Longtime Brooksville Public Works director Emory Pierce was fired Friday for insubordination and for allowing unauthorized work to take place in the construction of the city's portion of the Good Neighbor Trail project.
In the letter of termination, City Manager Jennene Norman-Vacha accused Pierce of preparing different sets of construction plans for the trail project site that called for the installation of a culvert and berm system that had not been permitted by the Southwest Florida Water Management District, which is often referred to as Swiftmud.
When he was questioned about the matter, Norman-Vacha said that Pierce lied to her and the City Council for weeks until disclosing the truth.
"Your conduct has greatly affected the City's reputation and relationship with (Swiftmud) and may hinder future interactions with (the agency) and/or other regulatory agencies," Norman-Vacha wrote.
Pierce was placed on administrative leave Sept. 5 while Norman-Vacha completed her investigation. It began after the city received a letter in early August from Clay Black, with Swiftmud's regulation department, about unauthorized construction at the site.
Black said it appeared the city failed to obtain the required environmental resource permit before starting the job and that not doing so was a violation of state law.
Norman-Vacha said that Pierce assured her that the city had received an exemption from having the required permit, and in a July 30 e-mail said that a Swiftmud inspector who had visited the site "had no problem with any of our work."
Norman-Vacha said that the city has since corrected the mistakes and that work on the trail has not been impeded.
The trail, which is part of the city's revitalization plan, is being built in conjunction with Hernando County. The city's $209,000 portion of the Good Neighbor Trail is being paid for with a combination of state grants and city funds. When eventually completed, the roughly 11-mile trail will extend from Brooksville to Ridge Manor.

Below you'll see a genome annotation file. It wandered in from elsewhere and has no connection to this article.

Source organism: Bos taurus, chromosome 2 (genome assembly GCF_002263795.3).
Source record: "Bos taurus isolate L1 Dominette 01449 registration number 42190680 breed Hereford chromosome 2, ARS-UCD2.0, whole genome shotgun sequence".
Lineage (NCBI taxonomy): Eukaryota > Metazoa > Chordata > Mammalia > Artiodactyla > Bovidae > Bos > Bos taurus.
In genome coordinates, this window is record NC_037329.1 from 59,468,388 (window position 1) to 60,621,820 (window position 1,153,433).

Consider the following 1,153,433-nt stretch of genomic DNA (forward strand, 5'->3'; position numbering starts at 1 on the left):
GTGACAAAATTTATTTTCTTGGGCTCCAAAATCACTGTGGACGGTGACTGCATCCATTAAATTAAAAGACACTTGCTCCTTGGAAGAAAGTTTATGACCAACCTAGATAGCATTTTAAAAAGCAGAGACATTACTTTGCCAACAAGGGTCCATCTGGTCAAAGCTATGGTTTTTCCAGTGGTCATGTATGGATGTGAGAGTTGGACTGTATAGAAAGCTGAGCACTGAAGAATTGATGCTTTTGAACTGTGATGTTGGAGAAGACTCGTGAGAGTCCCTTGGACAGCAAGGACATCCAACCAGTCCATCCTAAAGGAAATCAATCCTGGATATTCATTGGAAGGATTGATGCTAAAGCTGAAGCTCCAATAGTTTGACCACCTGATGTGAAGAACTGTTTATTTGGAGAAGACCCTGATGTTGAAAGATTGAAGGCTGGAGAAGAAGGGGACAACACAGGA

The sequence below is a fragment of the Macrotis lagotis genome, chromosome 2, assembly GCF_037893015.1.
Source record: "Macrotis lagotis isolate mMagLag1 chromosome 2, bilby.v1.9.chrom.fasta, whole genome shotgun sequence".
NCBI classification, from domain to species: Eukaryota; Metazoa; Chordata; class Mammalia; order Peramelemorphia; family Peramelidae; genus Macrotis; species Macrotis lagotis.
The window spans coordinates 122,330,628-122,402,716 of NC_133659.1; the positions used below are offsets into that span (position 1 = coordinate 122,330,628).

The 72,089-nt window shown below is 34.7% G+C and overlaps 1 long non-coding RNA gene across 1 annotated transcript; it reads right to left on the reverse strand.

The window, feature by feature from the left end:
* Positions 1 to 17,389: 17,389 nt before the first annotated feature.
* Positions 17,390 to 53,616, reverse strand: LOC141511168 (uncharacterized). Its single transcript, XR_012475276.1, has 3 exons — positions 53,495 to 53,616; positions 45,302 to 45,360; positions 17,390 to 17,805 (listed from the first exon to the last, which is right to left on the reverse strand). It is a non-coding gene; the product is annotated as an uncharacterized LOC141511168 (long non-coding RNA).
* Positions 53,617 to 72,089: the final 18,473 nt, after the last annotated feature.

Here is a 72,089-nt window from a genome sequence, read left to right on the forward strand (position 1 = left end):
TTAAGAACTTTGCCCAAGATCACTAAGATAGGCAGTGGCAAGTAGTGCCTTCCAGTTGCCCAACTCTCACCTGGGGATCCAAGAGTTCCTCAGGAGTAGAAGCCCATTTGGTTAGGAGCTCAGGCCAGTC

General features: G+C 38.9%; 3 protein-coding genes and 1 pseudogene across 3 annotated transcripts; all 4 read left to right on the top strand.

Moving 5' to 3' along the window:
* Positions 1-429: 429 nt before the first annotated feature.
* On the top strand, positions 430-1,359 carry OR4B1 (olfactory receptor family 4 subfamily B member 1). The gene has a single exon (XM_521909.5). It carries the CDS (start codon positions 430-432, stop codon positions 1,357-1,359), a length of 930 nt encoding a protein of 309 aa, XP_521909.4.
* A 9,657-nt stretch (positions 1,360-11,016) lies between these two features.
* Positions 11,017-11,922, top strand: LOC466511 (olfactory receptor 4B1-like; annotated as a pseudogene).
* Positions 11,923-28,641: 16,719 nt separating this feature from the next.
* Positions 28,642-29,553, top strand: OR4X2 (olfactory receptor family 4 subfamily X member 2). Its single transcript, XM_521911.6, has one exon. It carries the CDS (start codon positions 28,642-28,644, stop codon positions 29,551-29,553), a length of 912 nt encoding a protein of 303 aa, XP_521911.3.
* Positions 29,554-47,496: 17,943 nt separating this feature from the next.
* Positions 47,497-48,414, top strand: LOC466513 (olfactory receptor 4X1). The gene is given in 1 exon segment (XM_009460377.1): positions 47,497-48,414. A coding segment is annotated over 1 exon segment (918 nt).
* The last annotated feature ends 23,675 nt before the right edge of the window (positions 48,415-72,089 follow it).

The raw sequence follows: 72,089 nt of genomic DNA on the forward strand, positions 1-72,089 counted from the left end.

Before coming to the city in 1996, Pierce had overseen sewage plants in jobs with other public agencies and once worked with a private firm in Jacksonville in the mid 1980s. He received an engineering degree from the University of Florida in 1983.
In May, Pierce received high marks on his evaluation for job knowledge, reliability, initiative and adherence to policy and department rules. However, Norman-Vacha noted he needed improvements in his work quality, saying that "little effort has been taken to move the department and its functions 'to the next level.'"
Richard Radacky, Hernando County's former utilities director who was brought in during Pierce's leave, will continue to oversee the Public Works Department on an interim basis.
Logan Neill can be reached at email@example.com or 848-1435.